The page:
Wing pressure

To: Pat OMalley <>
Subject: Wing pressure
From: Chris Charles <>
Date: Mon, 14 Nov 2011 23:00:56 +1100
Happy to discuss the physics off line but the local increase in pressure as described seems feasible assuming the flock wing beats are reasonably co-ordinated. The co-ordination would not surprise me as most birds are sensitive to the slightest aerodynamic nuance/pressure variation, the thermal soarers being the obvious ones. Another example is the classic vee (or 1/2 vee) formation that allows the trailing bird to ride the pressure wave of the one in front.

But to attribute flocking as a response to this phenomena seems to be drawing a very long bow. Re injury risk, birds do fly into each other occasionally but their reflexes & 3 dimensional perception are streets ahead of mere humans with their taught dumbed-down conversion to 2D & long nerve paths.

Chris Charles
0412 911 184

33deg 47'30"S

On 14/11/2011, at 8:55 PM, Pat OMalley wrote:

Hi all,

I've been sent the following for comment. can anyone enlighten me (and thus my physicist friend)?



It occurred to me while watching a flock of birds take off that they
were doing it in a manner conducive to injury: they were all very
close together, and three dimensionally so.  Why would they do this?
Here is the answer, I think.

There has been, of course a lot of study and modelling of flocking and
schooling (fish) and so on, but in my brief perusal of the literature,
viz., I googled <bird flocking>, I saw no reference to the following:

Birds expend a lot of energy taking off.  Some big birds have adopted
take-off strategies like running to increase lift and so on.  So,
let's first model a bird wing very badly, but sufficiently for our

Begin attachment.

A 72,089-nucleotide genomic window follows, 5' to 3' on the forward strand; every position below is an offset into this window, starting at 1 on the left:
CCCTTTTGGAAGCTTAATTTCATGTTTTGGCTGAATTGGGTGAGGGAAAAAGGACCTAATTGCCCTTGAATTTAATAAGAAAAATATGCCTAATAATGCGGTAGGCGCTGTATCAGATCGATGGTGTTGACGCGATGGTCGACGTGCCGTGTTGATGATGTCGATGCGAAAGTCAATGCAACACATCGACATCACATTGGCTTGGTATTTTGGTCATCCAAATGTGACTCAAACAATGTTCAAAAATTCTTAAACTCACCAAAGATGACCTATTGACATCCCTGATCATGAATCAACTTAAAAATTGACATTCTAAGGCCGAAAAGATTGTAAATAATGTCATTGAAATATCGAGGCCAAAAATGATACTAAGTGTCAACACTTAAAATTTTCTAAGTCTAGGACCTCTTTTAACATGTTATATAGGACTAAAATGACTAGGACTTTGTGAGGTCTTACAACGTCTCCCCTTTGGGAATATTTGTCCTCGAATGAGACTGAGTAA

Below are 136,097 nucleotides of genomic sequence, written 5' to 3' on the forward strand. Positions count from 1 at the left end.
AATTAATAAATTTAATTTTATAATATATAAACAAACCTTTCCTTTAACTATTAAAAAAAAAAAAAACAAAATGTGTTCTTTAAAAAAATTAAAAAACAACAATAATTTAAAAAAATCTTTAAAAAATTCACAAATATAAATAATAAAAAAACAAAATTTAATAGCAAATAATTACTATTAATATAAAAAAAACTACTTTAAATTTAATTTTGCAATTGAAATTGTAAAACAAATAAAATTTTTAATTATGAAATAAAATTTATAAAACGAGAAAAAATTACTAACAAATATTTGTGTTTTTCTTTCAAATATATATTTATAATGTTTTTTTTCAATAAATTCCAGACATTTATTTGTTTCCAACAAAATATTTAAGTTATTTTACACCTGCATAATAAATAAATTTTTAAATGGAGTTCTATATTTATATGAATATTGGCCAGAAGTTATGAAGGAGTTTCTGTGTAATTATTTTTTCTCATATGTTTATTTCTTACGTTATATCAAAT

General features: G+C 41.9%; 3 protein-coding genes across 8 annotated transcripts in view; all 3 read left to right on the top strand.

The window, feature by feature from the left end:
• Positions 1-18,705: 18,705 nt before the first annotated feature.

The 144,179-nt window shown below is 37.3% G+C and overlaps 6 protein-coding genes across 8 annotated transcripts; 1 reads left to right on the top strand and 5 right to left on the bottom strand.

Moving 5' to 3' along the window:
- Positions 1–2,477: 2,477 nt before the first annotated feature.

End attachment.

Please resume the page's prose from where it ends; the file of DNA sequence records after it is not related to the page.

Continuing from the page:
purposes, by an umbrella: on the up stroke the umbrella collapses, and
although there will be drag, and a slight increase in pressure above
the umbrella, compared to the down stroke, wherein the umbrella opens
up, this will be a lot less.  Hence the lift.  Now, one bird taking
off (vertically, for simplicity) will be flapping downwards against
normal atmospheric pressure, and the pressure will locally increase
during the downstroke.  But because the air is free to move sideways,
the increase in pressure will be limited.  If, however, we have a
hundred birds tightly arranged in a circular area, the pressure
increase, particularly towards the center of the flock, will be
greatly increased, since the air can only move sideways at the
perimeter of the circle.  This will result in increased lift for most
of the birds (actually for all the birds, since the ones at the
perimeter will still benefit from some pressure increase) for the same
energy expenditure.

The above argument works a fortiori for a three dimensional flock.

Let me know what you think.


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